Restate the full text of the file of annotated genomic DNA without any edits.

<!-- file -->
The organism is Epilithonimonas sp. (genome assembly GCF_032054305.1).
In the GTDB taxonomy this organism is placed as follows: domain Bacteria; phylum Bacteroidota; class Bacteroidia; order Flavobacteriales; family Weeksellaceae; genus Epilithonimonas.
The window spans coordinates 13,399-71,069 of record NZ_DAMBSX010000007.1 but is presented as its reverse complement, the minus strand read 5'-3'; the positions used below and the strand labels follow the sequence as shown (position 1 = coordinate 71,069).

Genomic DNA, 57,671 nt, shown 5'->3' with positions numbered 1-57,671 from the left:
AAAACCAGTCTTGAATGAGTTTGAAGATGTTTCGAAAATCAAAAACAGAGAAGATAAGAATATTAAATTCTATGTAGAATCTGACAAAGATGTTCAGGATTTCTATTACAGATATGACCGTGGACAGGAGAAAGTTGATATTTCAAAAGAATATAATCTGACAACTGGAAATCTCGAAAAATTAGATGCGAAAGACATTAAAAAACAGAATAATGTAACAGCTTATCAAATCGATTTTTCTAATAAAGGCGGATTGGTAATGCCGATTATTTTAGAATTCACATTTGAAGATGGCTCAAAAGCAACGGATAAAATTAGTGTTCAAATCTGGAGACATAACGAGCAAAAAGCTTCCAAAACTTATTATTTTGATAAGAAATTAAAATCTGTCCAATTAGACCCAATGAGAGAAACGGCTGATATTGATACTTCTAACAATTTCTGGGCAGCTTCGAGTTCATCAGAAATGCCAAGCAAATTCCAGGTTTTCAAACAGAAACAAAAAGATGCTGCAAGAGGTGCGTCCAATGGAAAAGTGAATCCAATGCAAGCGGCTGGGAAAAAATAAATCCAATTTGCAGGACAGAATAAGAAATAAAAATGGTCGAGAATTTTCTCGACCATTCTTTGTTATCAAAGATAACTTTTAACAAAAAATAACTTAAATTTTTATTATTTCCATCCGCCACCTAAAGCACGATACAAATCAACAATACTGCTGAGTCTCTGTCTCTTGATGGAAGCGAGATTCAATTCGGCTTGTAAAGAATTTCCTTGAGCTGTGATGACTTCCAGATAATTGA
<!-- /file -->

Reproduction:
The organism is Epilithonimonas sp. (genome assembly GCF_032054305.1).
In the GTDB taxonomy this organism is placed as follows: domain Bacteria; phylum Bacteroidota; class Bacteroidia; order Flavobacteriales; family Weeksellaceae; genus Epilithonimonas.
The window spans coordinates 13,399-71,069 of record NZ_DAMBSX010000007.1 but is presented as its reverse complement, the minus strand read 5'-3'; the positions used below and the strand labels follow the sequence as shown (position 1 = coordinate 71,069).

Genomic DNA, 57,671 nt, shown 5'->3' with positions numbered 1-57,671 from the left:
AAAACCAGTCTTGAATGAGTTTGAAGATGTTTCGAAAATCAAAAACAGAGAAGATAAGAATATTAAATTCTATGTAGAATCTGACAAAGATGTTCAGGATTTCTATTACAGATATGACCGTGGACAGGAGAAAGTTGATATTTCAAAAGAATATAATCTGACAACTGGAAATCTCGAAAAATTAGATGCGAAAGACATTAAAAAACAGAATAATGTAACAGCTTATCAAATCGATTTTTCTAATAAAGGCGGATTGGTAATGCCGATTATTTTAGAATTCACATTTGAAGATGGCTCAAAAGCAACGGATAAAATTAGTGTTCAAATCTGGAGACATAACGAGCAAAAAGCTTCCAAAACTTATTATTTTGATAAGAAATTAAAATCTGTCCAATTAGACCCAATGAGAGAAACGGCTGATATTGATACTTCTAACAATTTCTGGGCAGCTTCGAGTTCATCAGAAATGCCAAGCAAATTCCAGGTTTTCAAACAGAAACAAAAAGATGCTGCAAGAGGTGCGTCCAATGGAAAAGTGAATCCAATGCAAGCGGCTGGGAAAAAATAAATCCAATTTGCAGGACAGAATAAGAAATAAAAATGGTCGAGAATTTTCTCGACCATTCTTTGTTATCAAAGATAACTTTTAACAAAAAATAACTTAAATTTTTATTATTTCCATCCGCCACCTAAAGCACGATACAAATCAACAATACTGCTGAGTCTCTGTCTCTTGATGGAAGCGAGATTCAATTCGGCTTGTAAAGAATTTCCTTGAGCTGTGATGACTTCCAGATAATTGA